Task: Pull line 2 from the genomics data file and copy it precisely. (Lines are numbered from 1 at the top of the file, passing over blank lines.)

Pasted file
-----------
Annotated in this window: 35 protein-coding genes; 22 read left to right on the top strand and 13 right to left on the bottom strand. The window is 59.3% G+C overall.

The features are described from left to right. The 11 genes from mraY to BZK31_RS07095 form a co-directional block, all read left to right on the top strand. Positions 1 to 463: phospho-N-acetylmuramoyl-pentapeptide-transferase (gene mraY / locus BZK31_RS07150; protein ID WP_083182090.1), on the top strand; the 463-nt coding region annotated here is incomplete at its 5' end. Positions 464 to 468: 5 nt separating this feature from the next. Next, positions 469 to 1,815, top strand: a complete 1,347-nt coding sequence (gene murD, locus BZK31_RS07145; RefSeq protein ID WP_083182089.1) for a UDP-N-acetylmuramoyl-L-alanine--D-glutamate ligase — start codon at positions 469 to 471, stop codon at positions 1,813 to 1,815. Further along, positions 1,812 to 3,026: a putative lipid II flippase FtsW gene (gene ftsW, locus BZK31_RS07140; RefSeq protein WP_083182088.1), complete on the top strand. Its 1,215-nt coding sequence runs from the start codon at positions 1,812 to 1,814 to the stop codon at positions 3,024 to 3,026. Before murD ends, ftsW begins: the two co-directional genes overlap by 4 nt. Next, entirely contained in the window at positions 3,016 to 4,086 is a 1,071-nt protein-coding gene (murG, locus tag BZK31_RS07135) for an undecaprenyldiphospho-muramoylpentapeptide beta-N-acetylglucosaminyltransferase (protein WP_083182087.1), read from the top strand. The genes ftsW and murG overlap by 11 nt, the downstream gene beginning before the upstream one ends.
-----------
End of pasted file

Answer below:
The features are described from left to right. The 11 genes from mraY to BZK31_RS07095 form a co-directional block, all read left to right on the top strand. Positions 1 to 463: phospho-N-acetylmuramoyl-pentapeptide-transferase (gene mraY / locus BZK31_RS07150; protein ID WP_083182090.1), on the top strand; the 463-nt coding region annotated here is incomplete at its 5' end. Positions 464 to 468: 5 nt separating this feature from the next. Next, positions 469 to 1,815, top strand: a complete 1,347-nt coding sequence (gene murD, locus BZK31_RS07145; RefSeq protein ID WP_083182089.1) for a UDP-N-acetylmuramoyl-L-alanine--D-glutamate ligase — start codon at positions 469 to 471, stop codon at positions 1,813 to 1,815. Further along, positions 1,812 to 3,026: a putative lipid II flippase FtsW gene (gene ftsW, locus BZK31_RS07140; RefSeq protein WP_083182088.1), complete on the top strand. Its 1,215-nt coding sequence runs from the start codon at positions 1,812 to 1,814 to the stop codon at positions 3,024 to 3,026. Before murD ends, ftsW begins: the two co-directional genes overlap by 4 nt. Next, entirely contained in the window at positions 3,016 to 4,086 is a 1,071-nt protein-coding gene (murG, locus tag BZK31_RS07135) for an undecaprenyldiphospho-muramoylpentapeptide beta-N-acetylglucosaminyltransferase (protein WP_083182087.1), read from the top strand. The genes ftsW and murG overlap by 11 nt, the downstream gene beginning before the upstream one ends.